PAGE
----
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Between the Tides: A Novel by Susannah…

Between the Tides: A Novel

by Susannah Marren

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Between the Tides by Susannah Marren is a very highly recommended debut novel about constricted lives, fragile dreams, and complacency.

Lainie Smith Morris is an artist who feels the need to be by water at all times. Water is her life's blood. She has told her four children (Tom, 14, Matilde, 12, Claire and Jack, 5 year old twins) the tale of a selkie, a woman who is really a seal, but when her seal skin is stolen by a fisherman she has to remain in human form. Her children are her only consolation. Lainie's children, especially Matilde, think their mother may be a selkie.

Lainie gave up her burgeoning career as an artist for Charles, her surgeon husband. And while she still has time to do her art, her marriage has limited her ability to find time to work. She does love living in NYC by the Hudson River, especially knowing the ocean is so near and that they will spend their summers in Cape May.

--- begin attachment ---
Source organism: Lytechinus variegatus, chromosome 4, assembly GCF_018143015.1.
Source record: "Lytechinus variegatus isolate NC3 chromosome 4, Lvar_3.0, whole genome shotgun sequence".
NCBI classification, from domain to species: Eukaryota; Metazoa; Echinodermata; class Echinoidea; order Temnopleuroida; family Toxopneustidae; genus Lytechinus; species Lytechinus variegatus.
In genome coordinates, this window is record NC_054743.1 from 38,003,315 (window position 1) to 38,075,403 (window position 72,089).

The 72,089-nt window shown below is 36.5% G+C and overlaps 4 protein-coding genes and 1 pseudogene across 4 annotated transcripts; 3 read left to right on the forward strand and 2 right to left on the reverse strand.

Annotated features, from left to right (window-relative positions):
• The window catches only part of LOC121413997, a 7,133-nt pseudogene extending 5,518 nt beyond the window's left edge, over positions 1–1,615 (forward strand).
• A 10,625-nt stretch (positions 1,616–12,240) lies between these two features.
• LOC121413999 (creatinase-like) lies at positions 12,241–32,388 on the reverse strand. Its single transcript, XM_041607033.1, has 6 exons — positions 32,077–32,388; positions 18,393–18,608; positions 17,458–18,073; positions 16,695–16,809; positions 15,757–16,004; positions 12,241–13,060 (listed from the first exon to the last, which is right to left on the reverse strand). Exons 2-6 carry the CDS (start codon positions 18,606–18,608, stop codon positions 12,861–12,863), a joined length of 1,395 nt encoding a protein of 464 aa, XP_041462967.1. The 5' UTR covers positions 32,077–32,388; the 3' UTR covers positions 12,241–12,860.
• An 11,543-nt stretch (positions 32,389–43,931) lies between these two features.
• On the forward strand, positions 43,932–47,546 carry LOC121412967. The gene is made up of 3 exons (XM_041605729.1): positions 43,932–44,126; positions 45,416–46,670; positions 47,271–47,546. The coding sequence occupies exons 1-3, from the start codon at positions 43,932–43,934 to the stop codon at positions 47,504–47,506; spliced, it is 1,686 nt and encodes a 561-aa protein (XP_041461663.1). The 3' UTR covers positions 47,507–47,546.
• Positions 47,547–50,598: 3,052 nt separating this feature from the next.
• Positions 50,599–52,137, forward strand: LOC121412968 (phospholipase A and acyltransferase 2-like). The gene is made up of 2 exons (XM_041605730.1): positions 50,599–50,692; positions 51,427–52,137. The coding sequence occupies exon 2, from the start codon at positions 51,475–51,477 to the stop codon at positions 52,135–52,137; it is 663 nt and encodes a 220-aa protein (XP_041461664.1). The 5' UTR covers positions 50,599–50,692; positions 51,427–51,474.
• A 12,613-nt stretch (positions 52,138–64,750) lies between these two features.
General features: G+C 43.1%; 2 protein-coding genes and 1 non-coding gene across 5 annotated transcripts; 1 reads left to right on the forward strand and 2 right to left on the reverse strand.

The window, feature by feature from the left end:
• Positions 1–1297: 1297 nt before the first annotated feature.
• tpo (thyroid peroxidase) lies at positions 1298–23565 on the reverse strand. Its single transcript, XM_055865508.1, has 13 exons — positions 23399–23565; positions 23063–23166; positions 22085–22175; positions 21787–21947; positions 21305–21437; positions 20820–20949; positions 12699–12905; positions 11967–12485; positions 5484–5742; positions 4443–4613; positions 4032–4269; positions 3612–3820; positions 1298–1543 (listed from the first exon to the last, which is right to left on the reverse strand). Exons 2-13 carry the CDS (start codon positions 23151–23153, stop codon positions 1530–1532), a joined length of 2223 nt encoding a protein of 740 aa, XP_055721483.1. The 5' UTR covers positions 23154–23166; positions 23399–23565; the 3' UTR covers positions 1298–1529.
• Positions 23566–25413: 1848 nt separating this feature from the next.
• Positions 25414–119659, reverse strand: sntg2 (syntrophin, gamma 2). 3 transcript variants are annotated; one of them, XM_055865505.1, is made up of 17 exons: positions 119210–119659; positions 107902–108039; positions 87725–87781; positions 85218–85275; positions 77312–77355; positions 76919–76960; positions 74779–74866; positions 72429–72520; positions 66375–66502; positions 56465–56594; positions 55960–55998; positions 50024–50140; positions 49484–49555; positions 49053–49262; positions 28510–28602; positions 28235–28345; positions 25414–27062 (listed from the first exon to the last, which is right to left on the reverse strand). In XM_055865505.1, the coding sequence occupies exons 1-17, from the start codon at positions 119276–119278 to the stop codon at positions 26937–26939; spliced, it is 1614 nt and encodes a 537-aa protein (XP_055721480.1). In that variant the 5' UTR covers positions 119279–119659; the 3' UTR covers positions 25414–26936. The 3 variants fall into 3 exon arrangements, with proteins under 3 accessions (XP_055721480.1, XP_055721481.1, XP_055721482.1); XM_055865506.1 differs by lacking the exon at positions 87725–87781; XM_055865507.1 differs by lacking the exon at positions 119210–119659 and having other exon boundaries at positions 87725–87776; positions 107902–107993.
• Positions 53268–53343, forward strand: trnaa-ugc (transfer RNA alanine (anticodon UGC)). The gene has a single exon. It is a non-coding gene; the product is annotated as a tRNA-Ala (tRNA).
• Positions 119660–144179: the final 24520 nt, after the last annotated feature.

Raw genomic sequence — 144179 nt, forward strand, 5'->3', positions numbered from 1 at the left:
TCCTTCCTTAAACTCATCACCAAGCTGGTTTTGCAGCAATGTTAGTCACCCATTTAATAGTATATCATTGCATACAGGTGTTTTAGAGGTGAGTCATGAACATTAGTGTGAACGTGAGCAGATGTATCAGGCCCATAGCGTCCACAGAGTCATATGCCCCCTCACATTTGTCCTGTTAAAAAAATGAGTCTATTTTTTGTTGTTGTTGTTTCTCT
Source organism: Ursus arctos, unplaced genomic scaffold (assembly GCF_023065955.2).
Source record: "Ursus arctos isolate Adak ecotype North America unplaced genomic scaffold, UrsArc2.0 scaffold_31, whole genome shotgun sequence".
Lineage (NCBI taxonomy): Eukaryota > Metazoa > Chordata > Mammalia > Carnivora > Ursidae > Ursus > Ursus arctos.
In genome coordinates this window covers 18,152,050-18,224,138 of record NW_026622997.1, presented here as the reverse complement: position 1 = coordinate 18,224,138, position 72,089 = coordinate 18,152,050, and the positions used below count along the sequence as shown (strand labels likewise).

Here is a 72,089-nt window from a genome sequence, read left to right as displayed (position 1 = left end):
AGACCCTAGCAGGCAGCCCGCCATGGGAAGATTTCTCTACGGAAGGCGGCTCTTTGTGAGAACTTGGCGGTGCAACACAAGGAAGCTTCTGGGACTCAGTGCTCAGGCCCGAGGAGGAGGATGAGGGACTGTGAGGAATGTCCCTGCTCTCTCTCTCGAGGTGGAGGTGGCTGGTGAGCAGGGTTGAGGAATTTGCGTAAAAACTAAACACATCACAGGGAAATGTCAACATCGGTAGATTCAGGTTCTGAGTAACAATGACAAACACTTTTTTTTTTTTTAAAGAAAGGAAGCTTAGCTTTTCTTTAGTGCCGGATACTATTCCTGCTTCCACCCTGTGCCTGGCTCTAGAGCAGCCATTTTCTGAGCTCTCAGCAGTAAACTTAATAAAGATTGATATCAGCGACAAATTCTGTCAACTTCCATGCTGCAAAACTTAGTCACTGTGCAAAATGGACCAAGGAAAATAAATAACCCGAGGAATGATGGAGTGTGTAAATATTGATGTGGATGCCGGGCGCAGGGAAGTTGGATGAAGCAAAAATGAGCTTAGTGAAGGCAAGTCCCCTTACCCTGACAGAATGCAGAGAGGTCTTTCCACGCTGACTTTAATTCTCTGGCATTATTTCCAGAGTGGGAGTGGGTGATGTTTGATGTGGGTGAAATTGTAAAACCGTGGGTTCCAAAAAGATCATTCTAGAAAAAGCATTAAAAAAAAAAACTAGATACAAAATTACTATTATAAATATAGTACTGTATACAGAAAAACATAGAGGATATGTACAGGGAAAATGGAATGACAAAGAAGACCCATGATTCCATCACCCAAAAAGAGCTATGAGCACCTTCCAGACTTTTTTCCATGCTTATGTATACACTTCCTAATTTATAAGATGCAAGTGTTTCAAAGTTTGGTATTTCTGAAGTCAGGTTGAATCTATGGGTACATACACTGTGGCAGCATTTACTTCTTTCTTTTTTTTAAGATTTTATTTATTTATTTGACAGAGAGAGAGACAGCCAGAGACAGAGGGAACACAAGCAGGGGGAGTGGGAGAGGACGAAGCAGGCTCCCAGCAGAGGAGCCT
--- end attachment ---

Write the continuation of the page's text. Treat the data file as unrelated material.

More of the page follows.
When Charles comes home one day and announces that he has accepted the position of head of orthopedic surgery in Elliot, NJ, Lainie does not want to move away from NYC and her proximity to water and her art world connections in the city. Charles promises Lainie art studio space to buy her acceptance, while he insists that it is best for the family to move to the suburbs. After they move in, Lainie is literally a fish out of water among the aptly described Stepford wives found there.

Lainie does end up knowing the queen bee among the social hierarchy imposed on the women living in Elliot. Lainie knew Jess as a friend years ago, growing up in Cape May. But, while Jess seems outwardly to be a friend, she is really more of a frenemy with her own motives for her actions. Her husband is the head of the hospital where Charles works.